Filed under: Luxury Cars & Autos
The car is believed to be one of only 10 of its kind in the world and once belonged to George Vanderbilt. Guests will not be able to touch the vehicle, but they will be able to see it up close and get a sense of the Vanderbilts as a family who enjoyed one of the most exciting new inventions of the late 19th and 20th centuries – the automobile. Records at the estate show that the Vanderbilts were first exposed to the wonders of automobile travel in the early 1900s. An excerpt from a letter dated Aug. 23, 1903, that Mr. Vanderbilt wrote to his friend William Field while traveling in Europe read in part that automobiles made "travelling a different thing and simply a natural transition instead of an effort."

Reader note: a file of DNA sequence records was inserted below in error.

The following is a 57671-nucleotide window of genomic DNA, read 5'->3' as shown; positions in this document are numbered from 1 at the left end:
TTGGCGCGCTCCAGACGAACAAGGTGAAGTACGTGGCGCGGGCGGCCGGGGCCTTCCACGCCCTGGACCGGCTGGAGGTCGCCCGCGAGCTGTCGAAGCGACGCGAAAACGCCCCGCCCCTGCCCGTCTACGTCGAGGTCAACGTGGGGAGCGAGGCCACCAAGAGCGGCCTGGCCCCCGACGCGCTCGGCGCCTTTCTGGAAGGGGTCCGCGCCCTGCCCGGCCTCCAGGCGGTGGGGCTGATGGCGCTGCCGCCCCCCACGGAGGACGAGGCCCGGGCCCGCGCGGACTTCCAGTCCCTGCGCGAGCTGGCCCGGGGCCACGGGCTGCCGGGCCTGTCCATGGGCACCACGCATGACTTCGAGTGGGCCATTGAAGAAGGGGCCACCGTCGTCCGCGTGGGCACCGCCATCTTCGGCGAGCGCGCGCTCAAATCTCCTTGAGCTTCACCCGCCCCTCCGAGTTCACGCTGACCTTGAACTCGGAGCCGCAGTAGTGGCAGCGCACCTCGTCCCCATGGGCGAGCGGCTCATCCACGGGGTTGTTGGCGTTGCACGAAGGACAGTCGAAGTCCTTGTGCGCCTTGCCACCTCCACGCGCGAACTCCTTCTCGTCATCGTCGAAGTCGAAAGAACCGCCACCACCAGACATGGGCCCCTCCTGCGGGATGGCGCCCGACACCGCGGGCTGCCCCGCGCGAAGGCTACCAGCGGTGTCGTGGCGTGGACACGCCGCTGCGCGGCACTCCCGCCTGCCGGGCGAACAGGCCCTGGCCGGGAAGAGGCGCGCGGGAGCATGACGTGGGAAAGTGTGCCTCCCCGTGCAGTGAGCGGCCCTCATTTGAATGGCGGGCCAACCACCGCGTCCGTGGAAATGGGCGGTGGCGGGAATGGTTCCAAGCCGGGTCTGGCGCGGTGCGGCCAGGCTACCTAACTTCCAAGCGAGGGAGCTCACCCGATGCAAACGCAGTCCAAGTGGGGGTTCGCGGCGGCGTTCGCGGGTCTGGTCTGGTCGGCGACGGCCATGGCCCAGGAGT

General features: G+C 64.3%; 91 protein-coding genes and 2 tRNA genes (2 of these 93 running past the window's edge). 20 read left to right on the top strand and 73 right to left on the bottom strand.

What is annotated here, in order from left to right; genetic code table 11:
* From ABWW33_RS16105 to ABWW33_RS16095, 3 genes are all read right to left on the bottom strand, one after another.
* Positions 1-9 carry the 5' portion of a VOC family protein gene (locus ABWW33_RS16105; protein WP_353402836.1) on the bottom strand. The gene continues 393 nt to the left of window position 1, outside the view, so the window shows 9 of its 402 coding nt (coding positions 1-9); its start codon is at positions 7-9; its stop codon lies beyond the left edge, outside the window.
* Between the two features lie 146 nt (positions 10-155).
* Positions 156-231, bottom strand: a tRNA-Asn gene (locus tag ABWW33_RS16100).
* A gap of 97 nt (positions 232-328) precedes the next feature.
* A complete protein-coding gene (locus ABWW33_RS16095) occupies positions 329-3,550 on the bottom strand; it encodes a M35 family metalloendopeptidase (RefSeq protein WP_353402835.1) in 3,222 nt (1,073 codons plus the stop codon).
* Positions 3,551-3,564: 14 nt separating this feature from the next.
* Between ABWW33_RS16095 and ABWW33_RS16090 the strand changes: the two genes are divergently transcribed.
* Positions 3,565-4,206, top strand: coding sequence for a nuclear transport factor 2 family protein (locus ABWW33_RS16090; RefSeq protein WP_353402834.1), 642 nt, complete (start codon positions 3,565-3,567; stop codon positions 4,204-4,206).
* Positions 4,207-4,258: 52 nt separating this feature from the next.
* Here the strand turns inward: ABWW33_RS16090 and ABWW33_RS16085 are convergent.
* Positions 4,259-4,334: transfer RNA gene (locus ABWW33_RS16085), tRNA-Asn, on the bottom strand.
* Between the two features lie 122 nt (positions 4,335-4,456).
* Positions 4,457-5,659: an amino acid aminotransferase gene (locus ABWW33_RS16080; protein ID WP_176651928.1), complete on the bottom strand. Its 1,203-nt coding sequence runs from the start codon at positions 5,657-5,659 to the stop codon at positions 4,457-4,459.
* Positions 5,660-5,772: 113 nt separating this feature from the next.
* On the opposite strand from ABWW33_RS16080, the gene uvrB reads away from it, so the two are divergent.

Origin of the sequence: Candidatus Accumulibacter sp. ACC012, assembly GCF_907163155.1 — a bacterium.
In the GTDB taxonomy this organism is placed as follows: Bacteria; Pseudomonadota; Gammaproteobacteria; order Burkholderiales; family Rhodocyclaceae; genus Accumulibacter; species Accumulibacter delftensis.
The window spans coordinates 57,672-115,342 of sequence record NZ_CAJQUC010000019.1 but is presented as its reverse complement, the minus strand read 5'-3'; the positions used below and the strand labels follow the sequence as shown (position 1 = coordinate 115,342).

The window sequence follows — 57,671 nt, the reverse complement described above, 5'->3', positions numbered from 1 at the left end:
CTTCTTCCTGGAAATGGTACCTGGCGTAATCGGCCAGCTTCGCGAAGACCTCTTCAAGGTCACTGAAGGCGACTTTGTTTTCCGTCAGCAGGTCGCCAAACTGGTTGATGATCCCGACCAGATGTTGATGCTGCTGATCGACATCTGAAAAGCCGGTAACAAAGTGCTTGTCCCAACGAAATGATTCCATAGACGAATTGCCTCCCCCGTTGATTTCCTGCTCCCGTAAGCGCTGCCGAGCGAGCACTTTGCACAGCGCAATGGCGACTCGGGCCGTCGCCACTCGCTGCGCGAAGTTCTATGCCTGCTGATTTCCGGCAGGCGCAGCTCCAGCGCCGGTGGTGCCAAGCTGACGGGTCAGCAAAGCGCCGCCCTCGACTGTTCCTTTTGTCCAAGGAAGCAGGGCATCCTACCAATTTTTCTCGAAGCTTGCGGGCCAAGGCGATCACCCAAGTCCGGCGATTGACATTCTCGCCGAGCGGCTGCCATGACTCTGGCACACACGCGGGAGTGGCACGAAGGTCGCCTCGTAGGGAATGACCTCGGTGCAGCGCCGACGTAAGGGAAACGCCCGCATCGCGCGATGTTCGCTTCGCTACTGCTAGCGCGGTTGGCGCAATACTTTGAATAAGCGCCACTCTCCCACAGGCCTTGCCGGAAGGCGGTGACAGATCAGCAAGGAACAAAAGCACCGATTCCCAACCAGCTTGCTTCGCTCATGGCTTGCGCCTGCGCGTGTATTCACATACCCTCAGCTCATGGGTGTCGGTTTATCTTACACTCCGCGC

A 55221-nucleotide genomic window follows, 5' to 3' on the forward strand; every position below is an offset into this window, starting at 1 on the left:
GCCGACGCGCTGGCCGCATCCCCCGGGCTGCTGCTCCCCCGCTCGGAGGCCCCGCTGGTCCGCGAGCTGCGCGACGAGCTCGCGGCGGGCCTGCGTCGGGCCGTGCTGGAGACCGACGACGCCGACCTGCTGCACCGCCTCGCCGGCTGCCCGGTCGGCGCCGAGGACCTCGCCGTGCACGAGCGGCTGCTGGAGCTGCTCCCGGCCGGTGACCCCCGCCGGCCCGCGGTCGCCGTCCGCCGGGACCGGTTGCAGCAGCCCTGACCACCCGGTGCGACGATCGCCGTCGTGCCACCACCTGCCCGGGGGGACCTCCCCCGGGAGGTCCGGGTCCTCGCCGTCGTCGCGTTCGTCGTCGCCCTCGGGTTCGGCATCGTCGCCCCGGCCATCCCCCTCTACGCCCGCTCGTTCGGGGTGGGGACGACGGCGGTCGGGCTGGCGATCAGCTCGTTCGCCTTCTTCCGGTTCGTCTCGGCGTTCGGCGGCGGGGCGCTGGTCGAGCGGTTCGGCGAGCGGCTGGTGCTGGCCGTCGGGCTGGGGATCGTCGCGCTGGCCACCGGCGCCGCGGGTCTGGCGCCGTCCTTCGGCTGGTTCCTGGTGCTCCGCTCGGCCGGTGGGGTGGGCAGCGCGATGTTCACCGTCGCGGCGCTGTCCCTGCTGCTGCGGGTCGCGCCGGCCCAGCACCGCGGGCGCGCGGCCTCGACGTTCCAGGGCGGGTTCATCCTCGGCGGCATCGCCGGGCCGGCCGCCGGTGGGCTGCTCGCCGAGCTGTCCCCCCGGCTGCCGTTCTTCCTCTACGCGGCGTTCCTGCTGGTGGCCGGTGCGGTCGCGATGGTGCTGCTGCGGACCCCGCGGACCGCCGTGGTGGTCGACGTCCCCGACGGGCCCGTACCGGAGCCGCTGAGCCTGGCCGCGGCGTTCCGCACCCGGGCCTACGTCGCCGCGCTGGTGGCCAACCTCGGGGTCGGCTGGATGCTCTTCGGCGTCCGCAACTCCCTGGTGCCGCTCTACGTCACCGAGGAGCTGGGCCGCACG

Vanderbilt bought several cars before the eventual purchase of the 1913 Stevens-Duryea Model "C-Six" and traded in his 1912 Stevens-Duryea Model "Y" for a 1913 Stevens-Duryea Model "C-Six" seven-passenger touring car, the first Stevens-Duryea offered with electric lights and a starter. Most of the time automobile owners in the early years had chauffeurs to drive them about but records show that Mr. Vanderbilt did sometimes drive himself and was issued a drivers license for a Stevens-Duryea by the state of North Carolina in 1913. (At that time, the state required that drivers be licensed separately for each automobile that he or she drove.) By 1919, both Mrs. Vanderbilt and Cornelia, George and Edith's only daughter, were driving, somewhat unusual for the era since women rarely drove in those days.